The Atlantic is running a great series on World War One in pictures. One of the fascinating things you see in these pictures is the fascinating mix of old and new technology.
For instance, these American soldiers are using an acoustic locator to find faraway aircraft. The horns collect faint sounds, like the sound of an airplane engine. An operator listens on a headset, moving the direction of the apparatus. The distant sounds become louder when the sound receivers are more directly pointed at the source of the noise, and so by moving the apparatus until the sound it as its loudest the operator can locate the source of the noise. This represented the best technology for locating too-far-to-see aircraft up until the invention of radar during World War II.
The military use of radio was in its infancy during the war. Here two members of a German communications squad power a radio transmitter by pedaling a tandem bicycle generator.
Airplane cockpits were still open, causing aviators to struggle against wind as well as cold. This German pilot is wearing a mask and heated suit.
Poison gas is one of the most famous evils of the war. The horror of it was such that it was banned by international convention after the war and has not been used in major wars between great powers since. Here, German storm troops move through a cloud of poison gas.
Bicycle troops were expected to be a key means of exploiting modern technology to cover distance quickly, though they ended up being of limited use once static warfare set in. These are Belgian bicycle troops at the beginning of the war.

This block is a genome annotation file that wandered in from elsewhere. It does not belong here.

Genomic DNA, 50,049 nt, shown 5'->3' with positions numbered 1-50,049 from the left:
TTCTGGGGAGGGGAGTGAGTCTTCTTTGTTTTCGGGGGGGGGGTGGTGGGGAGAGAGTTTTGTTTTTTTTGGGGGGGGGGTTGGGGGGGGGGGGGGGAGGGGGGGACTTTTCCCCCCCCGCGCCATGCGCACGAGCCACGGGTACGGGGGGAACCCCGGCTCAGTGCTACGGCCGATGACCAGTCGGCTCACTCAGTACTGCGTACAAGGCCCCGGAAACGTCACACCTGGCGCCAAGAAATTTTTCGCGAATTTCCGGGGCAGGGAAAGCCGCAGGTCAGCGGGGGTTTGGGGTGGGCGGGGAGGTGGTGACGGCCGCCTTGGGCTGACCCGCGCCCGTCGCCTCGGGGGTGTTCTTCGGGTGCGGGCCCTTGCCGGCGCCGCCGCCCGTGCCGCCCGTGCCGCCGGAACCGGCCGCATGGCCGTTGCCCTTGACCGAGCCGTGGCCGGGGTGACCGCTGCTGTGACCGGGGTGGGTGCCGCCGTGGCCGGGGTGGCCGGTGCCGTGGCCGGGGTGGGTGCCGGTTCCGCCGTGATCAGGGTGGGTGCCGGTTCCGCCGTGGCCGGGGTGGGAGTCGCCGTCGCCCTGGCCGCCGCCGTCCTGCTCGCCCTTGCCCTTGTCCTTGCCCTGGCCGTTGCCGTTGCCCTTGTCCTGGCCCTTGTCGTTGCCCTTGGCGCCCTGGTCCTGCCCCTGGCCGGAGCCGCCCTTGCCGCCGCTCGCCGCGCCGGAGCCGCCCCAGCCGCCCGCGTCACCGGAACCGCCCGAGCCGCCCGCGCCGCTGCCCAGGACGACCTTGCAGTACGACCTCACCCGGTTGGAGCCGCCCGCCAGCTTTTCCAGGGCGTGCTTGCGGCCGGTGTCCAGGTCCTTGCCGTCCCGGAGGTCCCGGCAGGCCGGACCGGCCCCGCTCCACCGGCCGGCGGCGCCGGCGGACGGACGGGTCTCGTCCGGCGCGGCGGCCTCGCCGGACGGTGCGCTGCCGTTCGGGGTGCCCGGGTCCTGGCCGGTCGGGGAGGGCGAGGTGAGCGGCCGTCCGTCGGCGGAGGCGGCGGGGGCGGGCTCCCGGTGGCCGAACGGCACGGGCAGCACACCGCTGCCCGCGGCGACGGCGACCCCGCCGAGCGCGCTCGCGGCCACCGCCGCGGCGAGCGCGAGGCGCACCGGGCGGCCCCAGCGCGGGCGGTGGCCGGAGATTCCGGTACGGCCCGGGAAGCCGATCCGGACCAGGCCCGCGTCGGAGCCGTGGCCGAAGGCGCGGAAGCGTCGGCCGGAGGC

Airplanes were increasingly used for observation, but it was difficult to get real-time communication from them. Radios were bulky for the small, light airplanes of the time. As a result artillery observation (which required immediate observation and feedback to the gunners) was often carried out via static balloons such as this one. They were tethered with cables that allowed them to be raised and lowered. One or more observers would get into the gondola and then use a field telephone (also wired) to call down observations. Stationary balloons, however, made a great target for airplanes, and one of the precursors for a major attack was often to shoot down all the enemy observation balloons, thus reducing their ability to spot troop movements and call in artillery direction. In this photo you can see a motorcycle soldier in the foreground, and an observation balloon behind.
Machine guns did horrible execution during the war (though it was artillery which truly ruled the battlefields). During the latter half of the war light machine guns became more common -- not light in an objective since, as they still weighted fifteen to thirty pounds, but light in the sense that they could be carried on the move by one man. However, the primary workhorse remained the tripod-mounted, water-cooled .30 machine gun. These could weigh upwards of a hundred pounds and thus there was the problem of how to move them around. The mixture of solutions underlines the strange mix of old and modern which characterizes the period: